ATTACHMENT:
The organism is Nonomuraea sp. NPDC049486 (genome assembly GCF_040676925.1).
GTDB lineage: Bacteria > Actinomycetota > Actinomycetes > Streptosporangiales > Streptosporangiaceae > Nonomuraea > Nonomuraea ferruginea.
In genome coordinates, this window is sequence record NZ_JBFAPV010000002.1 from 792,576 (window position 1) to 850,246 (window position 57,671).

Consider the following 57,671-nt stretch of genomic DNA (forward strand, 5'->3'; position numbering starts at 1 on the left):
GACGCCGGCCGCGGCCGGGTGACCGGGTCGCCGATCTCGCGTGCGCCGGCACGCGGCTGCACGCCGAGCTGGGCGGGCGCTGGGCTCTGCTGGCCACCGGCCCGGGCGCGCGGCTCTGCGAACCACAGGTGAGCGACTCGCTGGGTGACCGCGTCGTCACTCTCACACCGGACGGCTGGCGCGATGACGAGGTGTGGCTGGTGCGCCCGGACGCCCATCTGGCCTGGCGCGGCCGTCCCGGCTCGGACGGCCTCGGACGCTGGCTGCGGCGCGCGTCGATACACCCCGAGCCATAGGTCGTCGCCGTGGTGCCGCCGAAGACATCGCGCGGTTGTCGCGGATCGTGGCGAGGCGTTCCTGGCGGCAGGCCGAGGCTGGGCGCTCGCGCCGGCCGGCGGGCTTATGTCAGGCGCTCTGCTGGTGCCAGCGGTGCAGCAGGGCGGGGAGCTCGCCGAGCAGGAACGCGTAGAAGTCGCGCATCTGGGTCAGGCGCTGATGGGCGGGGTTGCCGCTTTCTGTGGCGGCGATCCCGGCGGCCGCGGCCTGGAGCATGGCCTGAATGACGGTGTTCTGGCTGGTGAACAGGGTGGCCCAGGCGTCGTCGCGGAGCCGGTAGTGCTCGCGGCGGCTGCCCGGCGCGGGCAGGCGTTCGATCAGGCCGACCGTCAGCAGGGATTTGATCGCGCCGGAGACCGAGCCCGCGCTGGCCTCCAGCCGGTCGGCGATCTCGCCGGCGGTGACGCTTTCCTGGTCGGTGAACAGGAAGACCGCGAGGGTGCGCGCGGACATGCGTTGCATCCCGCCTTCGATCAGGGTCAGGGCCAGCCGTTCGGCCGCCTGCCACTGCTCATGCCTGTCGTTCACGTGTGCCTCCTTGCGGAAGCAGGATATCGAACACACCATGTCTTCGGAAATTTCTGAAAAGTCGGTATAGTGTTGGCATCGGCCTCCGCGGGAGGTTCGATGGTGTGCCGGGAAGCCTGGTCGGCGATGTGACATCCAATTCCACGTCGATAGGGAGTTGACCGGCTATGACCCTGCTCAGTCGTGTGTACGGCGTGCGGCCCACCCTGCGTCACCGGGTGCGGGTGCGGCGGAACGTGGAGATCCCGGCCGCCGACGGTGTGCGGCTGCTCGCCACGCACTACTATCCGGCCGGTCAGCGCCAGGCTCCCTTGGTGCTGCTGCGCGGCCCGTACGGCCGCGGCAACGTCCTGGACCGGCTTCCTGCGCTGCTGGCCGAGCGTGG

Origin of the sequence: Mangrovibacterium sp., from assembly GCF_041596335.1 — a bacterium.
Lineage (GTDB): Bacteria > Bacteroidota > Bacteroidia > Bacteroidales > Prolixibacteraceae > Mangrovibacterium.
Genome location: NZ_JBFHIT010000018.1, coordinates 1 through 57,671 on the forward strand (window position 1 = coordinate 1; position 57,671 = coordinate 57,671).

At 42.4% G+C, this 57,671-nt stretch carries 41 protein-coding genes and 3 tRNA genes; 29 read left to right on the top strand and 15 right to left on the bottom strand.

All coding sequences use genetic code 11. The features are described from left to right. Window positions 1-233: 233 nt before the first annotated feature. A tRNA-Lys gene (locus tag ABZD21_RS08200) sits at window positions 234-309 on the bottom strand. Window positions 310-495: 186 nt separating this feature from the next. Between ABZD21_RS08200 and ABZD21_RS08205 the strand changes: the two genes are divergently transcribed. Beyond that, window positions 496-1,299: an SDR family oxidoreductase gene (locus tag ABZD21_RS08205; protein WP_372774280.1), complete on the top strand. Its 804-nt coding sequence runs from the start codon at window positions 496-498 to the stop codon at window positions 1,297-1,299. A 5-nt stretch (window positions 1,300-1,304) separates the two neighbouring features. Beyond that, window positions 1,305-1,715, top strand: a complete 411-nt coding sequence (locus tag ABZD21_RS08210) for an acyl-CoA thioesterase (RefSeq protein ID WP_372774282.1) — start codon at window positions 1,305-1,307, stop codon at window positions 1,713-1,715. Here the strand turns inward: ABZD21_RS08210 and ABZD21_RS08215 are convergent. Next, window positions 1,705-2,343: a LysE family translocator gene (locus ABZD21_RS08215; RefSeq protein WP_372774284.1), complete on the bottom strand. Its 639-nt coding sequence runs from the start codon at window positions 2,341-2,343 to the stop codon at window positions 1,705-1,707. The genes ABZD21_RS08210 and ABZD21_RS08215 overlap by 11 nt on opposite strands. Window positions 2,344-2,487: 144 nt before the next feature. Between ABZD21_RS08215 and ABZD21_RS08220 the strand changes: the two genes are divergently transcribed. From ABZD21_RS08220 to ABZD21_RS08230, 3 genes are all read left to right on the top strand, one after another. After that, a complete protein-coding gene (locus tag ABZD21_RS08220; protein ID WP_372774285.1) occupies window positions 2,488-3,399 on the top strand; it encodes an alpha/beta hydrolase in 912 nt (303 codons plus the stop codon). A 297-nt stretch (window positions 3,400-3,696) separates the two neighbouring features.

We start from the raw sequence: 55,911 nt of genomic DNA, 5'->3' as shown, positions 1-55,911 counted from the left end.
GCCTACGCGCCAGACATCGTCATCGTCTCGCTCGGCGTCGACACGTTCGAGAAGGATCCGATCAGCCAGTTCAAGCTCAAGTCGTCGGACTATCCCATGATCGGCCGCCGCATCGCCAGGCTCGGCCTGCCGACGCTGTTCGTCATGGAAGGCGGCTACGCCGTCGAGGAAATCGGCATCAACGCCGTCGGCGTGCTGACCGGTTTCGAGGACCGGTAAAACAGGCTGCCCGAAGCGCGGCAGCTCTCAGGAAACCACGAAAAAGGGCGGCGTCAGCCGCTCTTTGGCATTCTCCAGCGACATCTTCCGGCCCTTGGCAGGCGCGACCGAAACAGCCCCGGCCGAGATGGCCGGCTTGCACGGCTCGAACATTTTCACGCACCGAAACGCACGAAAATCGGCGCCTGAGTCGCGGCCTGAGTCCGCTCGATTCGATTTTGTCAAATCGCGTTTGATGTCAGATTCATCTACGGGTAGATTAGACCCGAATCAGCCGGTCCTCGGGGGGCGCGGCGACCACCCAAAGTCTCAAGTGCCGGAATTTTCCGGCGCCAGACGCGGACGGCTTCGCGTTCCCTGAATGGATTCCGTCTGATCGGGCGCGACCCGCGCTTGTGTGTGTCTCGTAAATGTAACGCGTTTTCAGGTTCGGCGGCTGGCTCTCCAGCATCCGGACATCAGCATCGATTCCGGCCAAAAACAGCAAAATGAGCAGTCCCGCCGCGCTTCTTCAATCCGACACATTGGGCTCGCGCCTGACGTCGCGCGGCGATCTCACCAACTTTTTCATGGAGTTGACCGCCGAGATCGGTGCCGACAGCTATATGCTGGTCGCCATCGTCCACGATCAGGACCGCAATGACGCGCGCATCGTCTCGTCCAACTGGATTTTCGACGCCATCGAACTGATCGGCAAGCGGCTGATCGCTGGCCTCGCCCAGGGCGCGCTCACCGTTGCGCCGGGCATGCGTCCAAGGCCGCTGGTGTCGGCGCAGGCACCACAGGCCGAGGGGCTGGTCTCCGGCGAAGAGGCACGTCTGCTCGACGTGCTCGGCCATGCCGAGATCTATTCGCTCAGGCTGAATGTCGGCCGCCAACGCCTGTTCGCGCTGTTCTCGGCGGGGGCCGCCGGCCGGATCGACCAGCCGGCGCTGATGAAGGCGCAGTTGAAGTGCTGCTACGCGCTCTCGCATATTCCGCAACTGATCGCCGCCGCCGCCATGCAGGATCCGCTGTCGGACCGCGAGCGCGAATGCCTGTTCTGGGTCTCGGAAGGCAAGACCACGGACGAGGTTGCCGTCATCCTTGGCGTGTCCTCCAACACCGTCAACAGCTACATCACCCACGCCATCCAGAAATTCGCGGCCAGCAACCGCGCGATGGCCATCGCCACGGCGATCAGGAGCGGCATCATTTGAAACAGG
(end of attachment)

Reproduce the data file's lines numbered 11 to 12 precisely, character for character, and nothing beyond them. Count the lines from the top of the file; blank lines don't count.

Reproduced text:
We start from the raw sequence: 55,911 nt of genomic DNA, 5'->3' as shown, positions 1-55,911 counted from the left end.
GCCTACGCGCCAGACATCGTCATCGTCTCGCTCGGCGTCGACACGTTCGAGAAGGATCCGATCAGCCAGTTCAAGCTCAAGTCGTCGGACTATCCCATGATCGGCCGCCGCATCGCCAGGCTCGGCCTGCCGACGCTGTTCGTCATGGAAGGCGGCTACGCCGTCGAGGAAATCGGCATCAACGCCGTCGGCGTGCTGACCGGTTTCGAGGACCGGTAAAACAGGCTGCCCGAAGCGCGGCAGCTCTCAGGAAACCACGAAAAAGGGCGGCGTCAGCCGCTCTTTGGCATTCTCCAGCGACATCTTCCGGCCCTTGGCAGGCGCGACCGAAACAGCCCCGGCCGAGATGGCCGGCTTGCACGGCTCGAACATTTTCACGCACCGAAACGCACGAAAATCGGCGCCTGAGTCGCGGCCTGAGTCCGCTCGATTCGATTTTGTCAAATCGCGTTTGATGTCAGATTCATCTACGGGTAGATTAGACCCGAATCAGCCGGTCCTCGGGGGGCGCGGCGACCACCCAAAGTCTCAAGTGCCGGAATTTTCCGGCGCCAGACGCGGACGGCTTCGCGTTCCCTGAATGGATTCCGTCTGATCGGGCGCGACCCGCGCTTGTGTGTGTCTCGTAAATGTAACGCGTTTTCAGGTTCGGCGGCTGGCTCTCCAGCATCCGGACATCAGCATCGATTCCGGCCAAAAACAGCAAAATGAGCAGTCCCGCCGCGCTTCTTCAATCCGACACATTGGGCTCGCGCCTGACGTCGCGCGGCGATCTCACCAACTTTTTCATGGAGTTGACCGCCGAGATCGGTGCCGACAGCTATATGCTGGTCGCCATCGTCCACGATCAGGACCGCAATGACGCGCGCATCGTCTCGTCCAACTGGATTTTCGACGCCATCGAACTGATCGGCAAGCGGCTGATCGCTGGCCTCGCCCAGGGCGCGCTCACCGTTGCGCCGGGCATGCGTCCAAGGCCGCTGGTGTCGGCGCAGGCACCACAGGCCGAGGGGCTGGTCTCCGGCGAAGAGGCACGTCTGCTCGACGTGCTCGGCCATGCCGAGATCTATTCGCTCAGGCTGAATGTCGGCCGCCAACGCCTGTTCGCGCTGTTCTCGGCGGGGGCCGCCGGCCGGATCGACCAGCCGGCGCTGATGAAGGCGCAGTTGAAGTGCTGCTACGCGCTCTCGCATATTCCGCAACTGATCGCCGCCGCCGCCATGCAGGATCCGCTGTCGGACCGCGAGCGCGAATGCCTGTTCTGGGTCTCGGAAGGCAAGACCACGGACGAGGTTGCCGTCATCCTTGGCGTGTCCTCCAACACCGTCAACAGCTACATCACCCACGCCATCCAGAAATTCGCGGCCAGCAACCGCGCGATGGCCATCGCCACGGCGATCAGGAGCGGCATCATTTGAAACAGG